Country: Lebanon

Replace Fear with Kindness on World Refugee Day

A few short weeks ago, I visited the home of a single mother to three boys. She sat quietly next to me and we tried to nonverbally communicate through a series of smiles, nervous laughter and gestures. She reminded me of other mothers; strong, caring and loving. The difference between this mother and other mothers I know is that she led her children out of Syria to safety in Lebanon after her husband was killed. Her children have witnessed war, death and destruction, but life must go on for this family. With no home to call their own; they are stateless.

They are refugees.

My new friend and her family join 65.3 million other individuals who have been displaced from their homes due to war, conflict or climate change. Nearly 1 in every 100 persons around the world are displaced from their homes and, on average, people remain displaced from their homes for 17 years. For my friend, this means she must plan a new future for her children: one that will occur outside the comfort of her own home.

Today, and everyday, we celebrate my new friend and the millions of other refugees around the world who are learning new languages, navigating differences in cultures and dreaming new futures for their children. We lift up their courage and strength, and trade fear for kindness.

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In the News

Justice for Amenia

Three-year-old, Amenia, knows when she grows older she will have the right to attend school and receive a daily meal through Convoy of Hope — just like her sisters.

Around the world and in the United States, barriers exist for people because of their gender, age, race, ethnicity, religion, culture or disability.

Amenia, a refugee, will face barriers throughout her life that will attempt to limit her development and access to rights. When Amenia attends school in a couple years, a small barrier will be removed that allows an advance in social justice for young refugee girls. Convoy of Hope believes that gender equality and upholding the rights of refugees and migrants are crucial fundamental aspects of our programming. Each time a young refugee girl can receive a daily meal at school, we have succeeded at the purist of social justice.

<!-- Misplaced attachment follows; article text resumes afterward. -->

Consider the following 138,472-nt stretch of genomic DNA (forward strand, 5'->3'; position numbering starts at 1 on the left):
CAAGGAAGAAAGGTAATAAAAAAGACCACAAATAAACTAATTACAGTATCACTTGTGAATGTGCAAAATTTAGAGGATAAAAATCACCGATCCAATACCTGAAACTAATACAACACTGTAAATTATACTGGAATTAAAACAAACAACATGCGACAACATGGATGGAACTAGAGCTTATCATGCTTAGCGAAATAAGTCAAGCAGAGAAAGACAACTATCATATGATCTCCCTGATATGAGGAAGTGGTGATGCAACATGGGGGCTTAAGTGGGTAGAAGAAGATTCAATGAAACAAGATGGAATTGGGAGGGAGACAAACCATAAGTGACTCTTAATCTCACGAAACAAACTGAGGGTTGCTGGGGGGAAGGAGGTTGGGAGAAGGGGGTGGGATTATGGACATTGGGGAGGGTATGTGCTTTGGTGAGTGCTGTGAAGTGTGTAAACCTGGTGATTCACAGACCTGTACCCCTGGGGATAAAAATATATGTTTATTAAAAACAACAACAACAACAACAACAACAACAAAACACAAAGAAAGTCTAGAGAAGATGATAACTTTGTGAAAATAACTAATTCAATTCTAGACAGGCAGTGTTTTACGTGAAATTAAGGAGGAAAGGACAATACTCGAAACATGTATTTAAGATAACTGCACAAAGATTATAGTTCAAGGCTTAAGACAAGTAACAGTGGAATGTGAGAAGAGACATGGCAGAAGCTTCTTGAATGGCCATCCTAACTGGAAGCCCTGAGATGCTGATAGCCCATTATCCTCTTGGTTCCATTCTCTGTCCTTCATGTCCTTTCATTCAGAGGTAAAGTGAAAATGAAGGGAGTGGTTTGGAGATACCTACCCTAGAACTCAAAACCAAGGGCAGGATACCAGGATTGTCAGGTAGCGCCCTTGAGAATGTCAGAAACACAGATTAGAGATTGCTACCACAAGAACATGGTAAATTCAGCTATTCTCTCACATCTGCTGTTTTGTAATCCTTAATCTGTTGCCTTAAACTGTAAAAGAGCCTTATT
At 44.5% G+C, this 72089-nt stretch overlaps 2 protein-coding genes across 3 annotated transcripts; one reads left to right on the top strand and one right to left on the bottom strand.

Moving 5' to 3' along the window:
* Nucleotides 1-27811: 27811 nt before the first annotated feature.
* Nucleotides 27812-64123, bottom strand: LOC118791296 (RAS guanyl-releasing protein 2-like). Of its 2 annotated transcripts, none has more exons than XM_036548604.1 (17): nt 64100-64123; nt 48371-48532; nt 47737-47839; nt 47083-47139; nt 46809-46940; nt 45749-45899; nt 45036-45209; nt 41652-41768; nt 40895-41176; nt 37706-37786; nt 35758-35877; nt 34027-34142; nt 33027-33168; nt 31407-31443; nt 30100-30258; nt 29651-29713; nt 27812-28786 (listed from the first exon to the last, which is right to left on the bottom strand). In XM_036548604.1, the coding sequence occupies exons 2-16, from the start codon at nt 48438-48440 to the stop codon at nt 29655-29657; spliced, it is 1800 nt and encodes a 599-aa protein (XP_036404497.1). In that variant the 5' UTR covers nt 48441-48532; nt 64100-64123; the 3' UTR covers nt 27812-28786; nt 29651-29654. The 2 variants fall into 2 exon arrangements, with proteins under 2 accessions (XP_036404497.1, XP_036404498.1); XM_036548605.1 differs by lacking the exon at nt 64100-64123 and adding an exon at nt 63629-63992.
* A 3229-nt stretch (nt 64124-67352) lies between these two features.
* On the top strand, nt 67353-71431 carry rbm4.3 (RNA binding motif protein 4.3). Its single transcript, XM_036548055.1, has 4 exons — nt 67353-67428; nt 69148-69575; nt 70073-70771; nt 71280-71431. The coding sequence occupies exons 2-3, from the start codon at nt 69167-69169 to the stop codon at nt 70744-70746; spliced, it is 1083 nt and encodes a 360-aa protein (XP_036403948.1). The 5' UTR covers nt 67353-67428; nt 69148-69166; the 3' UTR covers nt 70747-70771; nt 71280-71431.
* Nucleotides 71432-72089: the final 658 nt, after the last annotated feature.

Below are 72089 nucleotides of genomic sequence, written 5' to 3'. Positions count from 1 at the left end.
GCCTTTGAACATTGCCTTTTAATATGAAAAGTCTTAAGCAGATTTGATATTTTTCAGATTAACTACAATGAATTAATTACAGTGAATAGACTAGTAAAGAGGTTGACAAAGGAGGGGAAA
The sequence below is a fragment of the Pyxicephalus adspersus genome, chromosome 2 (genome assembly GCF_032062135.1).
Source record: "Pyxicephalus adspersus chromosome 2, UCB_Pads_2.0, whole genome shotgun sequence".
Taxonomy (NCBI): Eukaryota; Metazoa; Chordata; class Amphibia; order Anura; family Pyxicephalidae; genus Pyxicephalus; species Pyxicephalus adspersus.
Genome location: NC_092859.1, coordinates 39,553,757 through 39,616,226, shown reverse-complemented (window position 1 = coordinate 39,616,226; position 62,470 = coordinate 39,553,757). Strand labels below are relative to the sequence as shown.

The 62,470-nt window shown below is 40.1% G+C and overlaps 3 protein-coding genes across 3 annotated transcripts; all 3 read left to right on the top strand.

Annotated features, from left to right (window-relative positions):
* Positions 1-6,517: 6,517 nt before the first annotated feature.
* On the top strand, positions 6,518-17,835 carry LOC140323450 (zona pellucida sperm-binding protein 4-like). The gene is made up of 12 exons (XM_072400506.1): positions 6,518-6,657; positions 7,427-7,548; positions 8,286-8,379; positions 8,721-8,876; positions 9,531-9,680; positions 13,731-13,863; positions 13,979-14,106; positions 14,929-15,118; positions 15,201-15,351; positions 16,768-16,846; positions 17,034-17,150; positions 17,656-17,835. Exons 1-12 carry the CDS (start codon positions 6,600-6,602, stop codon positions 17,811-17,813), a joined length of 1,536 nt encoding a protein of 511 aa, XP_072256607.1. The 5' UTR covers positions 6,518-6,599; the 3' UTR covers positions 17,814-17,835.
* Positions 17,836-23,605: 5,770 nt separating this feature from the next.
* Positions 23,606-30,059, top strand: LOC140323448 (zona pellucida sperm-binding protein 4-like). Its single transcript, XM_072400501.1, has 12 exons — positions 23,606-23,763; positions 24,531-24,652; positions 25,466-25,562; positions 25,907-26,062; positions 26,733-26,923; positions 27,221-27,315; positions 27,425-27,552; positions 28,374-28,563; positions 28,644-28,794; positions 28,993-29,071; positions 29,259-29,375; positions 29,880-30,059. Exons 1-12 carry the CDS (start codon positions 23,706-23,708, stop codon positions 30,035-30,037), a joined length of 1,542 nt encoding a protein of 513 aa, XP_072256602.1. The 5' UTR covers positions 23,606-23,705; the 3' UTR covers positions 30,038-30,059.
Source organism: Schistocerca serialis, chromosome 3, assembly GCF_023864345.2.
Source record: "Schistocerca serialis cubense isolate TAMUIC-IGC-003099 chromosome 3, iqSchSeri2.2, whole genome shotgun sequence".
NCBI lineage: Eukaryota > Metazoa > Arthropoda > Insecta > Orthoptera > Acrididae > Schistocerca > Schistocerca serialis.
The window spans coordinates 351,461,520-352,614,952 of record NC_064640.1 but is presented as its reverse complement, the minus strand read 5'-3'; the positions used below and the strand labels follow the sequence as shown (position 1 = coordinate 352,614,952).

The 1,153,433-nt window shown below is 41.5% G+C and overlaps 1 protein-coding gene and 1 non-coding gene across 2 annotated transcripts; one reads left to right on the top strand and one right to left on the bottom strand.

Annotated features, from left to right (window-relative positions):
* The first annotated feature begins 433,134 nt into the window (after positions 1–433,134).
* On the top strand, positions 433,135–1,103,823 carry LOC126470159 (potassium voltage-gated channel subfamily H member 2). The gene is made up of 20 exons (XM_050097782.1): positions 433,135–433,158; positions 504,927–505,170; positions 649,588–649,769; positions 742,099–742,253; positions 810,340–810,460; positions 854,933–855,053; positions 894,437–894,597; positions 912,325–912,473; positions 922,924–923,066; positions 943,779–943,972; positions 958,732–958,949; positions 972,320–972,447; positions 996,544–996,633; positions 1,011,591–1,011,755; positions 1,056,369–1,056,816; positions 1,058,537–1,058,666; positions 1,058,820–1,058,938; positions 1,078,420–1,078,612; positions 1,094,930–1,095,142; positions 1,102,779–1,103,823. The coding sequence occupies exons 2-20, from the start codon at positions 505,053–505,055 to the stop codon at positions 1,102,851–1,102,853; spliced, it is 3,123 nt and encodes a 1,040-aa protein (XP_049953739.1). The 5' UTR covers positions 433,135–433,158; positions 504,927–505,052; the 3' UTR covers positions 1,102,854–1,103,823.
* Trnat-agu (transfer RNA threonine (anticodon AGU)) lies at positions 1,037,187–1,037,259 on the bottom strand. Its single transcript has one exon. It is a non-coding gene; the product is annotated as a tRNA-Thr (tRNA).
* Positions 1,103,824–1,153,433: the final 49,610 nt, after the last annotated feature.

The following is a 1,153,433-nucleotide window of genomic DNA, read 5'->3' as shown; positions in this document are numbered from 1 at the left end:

Amenia’s access to school will not only provide her with education and nutritious meals from Convoy of Hope, it will also provide her the right to development and through that — the right to human dignity.

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In the News

World Refugee Day

Wars, conflict and persecution have forced more people to flee their homes and seek refuge and safety elsewhere than at any other time in recorded history. Today, there are 65 million refugees, more than half of whom are children. It is the greatest humanitarian crisis since WWII — and it will be the crisis that defines my generation.

Refugees are afraid, desperate, and often have nowhere to go. They’ve narrowly escaped the bombs and bullets, just to be slowly tormented on the inside by the humiliation of being chased away like criminals. Refugees are lost: physically, emotionally and spiritually.

Since the start of the crisis, Convoy of Hope has been able to help nearly 80,000 refugees with life-saving food rations, warm blankets and a message of hope in the Middle East and all along the route that refugees take to reach a safe haven. We are currently implementing an emergency-based Children’s Feeding Initiative for 350 hungry refugee children in Lebanon. This means these children can now attend school without worrying about having to try and earn a bit of money just so they can eat that day.  This might be the first time some have ever attended school. Many families have been in these refugee camps since the start of Syria’s civil war in 2011, causing this group of children to be called “the lost generation.”

Today, we celebrate the courage and strength of the 65 million displaced people around the world; it inspires us to work hard for the 30 million children who deserve their childhood.

You can help support Convoy of Hope.
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Children's Feeding / In the News / Program Updates